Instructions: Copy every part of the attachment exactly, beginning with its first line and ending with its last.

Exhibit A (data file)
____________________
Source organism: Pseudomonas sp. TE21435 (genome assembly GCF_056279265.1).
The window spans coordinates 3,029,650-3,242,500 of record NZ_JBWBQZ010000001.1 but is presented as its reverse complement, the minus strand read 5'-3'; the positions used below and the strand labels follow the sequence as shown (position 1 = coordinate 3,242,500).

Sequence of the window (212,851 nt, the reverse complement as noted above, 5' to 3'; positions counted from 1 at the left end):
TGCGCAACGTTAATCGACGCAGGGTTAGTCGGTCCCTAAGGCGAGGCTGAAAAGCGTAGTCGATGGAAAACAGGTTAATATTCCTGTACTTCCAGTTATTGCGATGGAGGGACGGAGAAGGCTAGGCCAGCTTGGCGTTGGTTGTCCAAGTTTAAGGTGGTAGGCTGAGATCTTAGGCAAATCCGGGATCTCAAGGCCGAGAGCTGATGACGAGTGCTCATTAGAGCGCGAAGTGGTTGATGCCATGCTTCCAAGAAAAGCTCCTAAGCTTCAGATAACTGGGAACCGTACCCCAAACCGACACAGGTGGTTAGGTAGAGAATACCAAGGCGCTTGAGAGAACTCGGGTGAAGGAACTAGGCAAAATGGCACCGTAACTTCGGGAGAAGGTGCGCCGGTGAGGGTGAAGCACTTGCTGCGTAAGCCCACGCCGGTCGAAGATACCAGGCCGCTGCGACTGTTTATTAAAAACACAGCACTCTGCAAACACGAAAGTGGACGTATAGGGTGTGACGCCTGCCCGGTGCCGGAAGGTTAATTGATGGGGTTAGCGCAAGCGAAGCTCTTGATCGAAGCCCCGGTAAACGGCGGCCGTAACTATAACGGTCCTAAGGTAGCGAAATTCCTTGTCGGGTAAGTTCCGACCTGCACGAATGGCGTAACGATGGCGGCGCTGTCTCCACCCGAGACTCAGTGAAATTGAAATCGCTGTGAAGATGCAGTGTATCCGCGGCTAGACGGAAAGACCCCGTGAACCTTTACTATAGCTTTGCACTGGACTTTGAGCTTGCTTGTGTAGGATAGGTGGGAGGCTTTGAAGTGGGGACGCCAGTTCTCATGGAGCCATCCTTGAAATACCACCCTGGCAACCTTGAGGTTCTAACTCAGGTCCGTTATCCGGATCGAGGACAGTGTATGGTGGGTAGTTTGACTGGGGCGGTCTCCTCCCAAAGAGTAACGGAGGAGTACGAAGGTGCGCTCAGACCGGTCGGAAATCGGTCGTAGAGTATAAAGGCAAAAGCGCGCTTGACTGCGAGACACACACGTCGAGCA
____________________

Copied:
Source organism: Pseudomonas sp. TE21435 (genome assembly GCF_056279265.1).
The window spans coordinates 3,029,650-3,242,500 of record NZ_JBWBQZ010000001.1 but is presented as its reverse complement, the minus strand read 5'-3'; the positions used below and the strand labels follow the sequence as shown (position 1 = coordinate 3,242,500).

Sequence of the window (212,851 nt, the reverse complement as noted above, 5' to 3'; positions counted from 1 at the left end):
TGCGCAACGTTAATCGACGCAGGGTTAGTCGGTCCCTAAGGCGAGGCTGAAAAGCGTAGTCGATGGAAAACAGGTTAATATTCCTGTACTTCCAGTTATTGCGATGGAGGGACGGAGAAGGCTAGGCCAGCTTGGCGTTGGTTGTCCAAGTTTAAGGTGGTAGGCTGAGATCTTAGGCAAATCCGGGATCTCAAGGCCGAGAGCTGATGACGAGTGCTCATTAGAGCGCGAAGTGGTTGATGCCATGCTTCCAAGAAAAGCTCCTAAGCTTCAGATAACTGGGAACCGTACCCCAAACCGACACAGGTGGTTAGGTAGAGAATACCAAGGCGCTTGAGAGAACTCGGGTGAAGGAACTAGGCAAAATGGCACCGTAACTTCGGGAGAAGGTGCGCCGGTGAGGGTGAAGCACTTGCTGCGTAAGCCCACGCCGGTCGAAGATACCAGGCCGCTGCGACTGTTTATTAAAAACACAGCACTCTGCAAACACGAAAGTGGACGTATAGGGTGTGACGCCTGCCCGGTGCCGGAAGGTTAATTGATGGGGTTAGCGCAAGCGAAGCTCTTGATCGAAGCCCCGGTAAACGGCGGCCGTAACTATAACGGTCCTAAGGTAGCGAAATTCCTTGTCGGGTAAGTTCCGACCTGCACGAATGGCGTAACGATGGCGGCGCTGTCTCCACCCGAGACTCAGTGAAATTGAAATCGCTGTGAAGATGCAGTGTATCCGCGGCTAGACGGAAAGACCCCGTGAACCTTTACTATAGCTTTGCACTGGACTTTGAGCTTGCTTGTGTAGGATAGGTGGGAGGCTTTGAAGTGGGGACGCCAGTTCTCATGGAGCCATCCTTGAAATACCACCCTGGCAACCTTGAGGTTCTAACTCAGGTCCGTTATCCGGATCGAGGACAGTGTATGGTGGGTAGTTTGACTGGGGCGGTCTCCTCCCAAAGAGTAACGGAGGAGTACGAAGGTGCGCTCAGACCGGTCGGAAATCGGTCGTAGAGTATAAAGGCAAAAGCGCGCTTGACTGCGAGACACACACGTCGAGCA